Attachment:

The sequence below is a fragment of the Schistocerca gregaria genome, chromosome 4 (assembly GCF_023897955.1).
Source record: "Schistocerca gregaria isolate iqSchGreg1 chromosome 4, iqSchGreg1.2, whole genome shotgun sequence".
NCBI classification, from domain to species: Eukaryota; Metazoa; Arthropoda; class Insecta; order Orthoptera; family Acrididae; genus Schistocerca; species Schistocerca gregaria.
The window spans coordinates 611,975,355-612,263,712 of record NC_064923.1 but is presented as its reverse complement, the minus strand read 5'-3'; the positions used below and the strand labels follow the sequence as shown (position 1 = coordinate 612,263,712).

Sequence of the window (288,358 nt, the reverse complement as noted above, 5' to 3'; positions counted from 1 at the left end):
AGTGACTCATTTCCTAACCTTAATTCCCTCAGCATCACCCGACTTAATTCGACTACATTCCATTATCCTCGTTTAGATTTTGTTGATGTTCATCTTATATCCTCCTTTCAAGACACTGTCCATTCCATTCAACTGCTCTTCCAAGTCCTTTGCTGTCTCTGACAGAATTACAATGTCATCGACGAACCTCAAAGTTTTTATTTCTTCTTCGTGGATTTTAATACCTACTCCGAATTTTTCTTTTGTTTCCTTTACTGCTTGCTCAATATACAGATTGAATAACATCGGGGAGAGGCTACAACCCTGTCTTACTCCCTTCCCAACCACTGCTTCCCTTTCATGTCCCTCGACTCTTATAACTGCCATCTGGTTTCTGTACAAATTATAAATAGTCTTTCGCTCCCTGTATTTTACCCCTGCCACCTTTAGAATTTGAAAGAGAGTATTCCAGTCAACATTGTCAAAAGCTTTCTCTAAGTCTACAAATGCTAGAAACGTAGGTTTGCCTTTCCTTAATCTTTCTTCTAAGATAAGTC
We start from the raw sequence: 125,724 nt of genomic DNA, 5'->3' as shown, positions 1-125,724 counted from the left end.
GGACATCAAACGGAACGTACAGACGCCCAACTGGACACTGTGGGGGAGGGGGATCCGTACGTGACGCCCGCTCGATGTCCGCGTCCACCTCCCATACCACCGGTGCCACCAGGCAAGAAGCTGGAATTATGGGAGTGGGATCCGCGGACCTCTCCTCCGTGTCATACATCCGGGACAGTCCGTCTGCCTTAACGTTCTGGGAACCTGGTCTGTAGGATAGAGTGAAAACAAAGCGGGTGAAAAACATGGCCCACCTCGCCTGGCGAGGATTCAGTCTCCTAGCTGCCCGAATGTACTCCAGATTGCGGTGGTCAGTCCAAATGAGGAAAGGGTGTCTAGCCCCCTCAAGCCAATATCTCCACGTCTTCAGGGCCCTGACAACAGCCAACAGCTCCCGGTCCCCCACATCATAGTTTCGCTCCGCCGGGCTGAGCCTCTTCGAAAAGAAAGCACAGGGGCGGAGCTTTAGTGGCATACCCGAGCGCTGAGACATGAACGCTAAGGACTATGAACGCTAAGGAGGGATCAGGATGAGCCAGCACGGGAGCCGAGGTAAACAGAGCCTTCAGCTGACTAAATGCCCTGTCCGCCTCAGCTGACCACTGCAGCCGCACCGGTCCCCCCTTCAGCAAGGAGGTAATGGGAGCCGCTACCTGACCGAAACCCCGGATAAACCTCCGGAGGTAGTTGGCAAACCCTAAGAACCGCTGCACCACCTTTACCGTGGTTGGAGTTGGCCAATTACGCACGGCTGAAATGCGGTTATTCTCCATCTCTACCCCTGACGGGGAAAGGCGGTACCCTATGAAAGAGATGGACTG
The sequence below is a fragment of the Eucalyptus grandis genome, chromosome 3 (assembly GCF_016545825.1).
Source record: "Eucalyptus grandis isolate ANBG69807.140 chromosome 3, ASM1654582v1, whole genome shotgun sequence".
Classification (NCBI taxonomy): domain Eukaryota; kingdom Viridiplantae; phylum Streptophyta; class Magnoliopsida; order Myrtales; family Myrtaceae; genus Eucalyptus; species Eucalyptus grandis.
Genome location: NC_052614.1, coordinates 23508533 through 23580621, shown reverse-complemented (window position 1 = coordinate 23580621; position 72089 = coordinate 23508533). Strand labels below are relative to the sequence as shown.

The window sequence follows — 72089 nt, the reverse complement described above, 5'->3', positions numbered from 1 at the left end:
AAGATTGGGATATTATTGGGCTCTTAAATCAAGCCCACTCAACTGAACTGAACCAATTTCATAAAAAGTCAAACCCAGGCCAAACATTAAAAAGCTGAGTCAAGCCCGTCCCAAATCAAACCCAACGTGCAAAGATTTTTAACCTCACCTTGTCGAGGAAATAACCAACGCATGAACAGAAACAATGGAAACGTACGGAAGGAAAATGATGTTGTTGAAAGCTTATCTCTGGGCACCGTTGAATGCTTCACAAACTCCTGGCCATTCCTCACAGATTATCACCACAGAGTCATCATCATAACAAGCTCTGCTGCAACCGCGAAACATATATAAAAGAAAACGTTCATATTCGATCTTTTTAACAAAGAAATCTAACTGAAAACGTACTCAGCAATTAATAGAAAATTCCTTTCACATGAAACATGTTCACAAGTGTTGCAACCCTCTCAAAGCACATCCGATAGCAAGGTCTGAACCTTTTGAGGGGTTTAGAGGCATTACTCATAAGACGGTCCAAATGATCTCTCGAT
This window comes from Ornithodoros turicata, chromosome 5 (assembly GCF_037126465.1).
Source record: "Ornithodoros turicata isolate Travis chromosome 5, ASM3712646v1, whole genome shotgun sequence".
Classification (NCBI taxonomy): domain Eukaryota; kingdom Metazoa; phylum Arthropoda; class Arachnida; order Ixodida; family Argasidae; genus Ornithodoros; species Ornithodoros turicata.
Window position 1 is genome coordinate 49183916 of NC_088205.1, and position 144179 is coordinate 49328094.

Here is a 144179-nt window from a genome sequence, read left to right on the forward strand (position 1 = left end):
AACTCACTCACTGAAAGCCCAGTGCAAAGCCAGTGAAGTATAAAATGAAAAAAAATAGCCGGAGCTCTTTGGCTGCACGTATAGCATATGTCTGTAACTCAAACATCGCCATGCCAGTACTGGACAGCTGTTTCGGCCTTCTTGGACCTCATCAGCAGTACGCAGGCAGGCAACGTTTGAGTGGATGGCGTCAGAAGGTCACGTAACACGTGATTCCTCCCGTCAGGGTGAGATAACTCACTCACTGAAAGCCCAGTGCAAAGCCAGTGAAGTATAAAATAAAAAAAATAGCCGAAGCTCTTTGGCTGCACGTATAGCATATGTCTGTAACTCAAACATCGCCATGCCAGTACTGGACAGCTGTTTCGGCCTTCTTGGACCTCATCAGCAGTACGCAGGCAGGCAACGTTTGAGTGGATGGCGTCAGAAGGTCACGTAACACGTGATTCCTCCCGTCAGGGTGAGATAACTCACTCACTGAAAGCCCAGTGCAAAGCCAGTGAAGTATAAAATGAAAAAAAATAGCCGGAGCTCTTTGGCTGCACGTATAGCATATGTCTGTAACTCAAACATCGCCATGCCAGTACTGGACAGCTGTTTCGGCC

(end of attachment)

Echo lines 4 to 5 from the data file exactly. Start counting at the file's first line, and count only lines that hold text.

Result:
The window spans coordinates 611,975,355-612,263,712 of record NC_064923.1 but is presented as its reverse complement, the minus strand read 5'-3'; the positions used below and the strand labels follow the sequence as shown (position 1 = coordinate 612,263,712).

Sequence of the window (288,358 nt, the reverse complement as noted above, 5' to 3'; positions counted from 1 at the left end):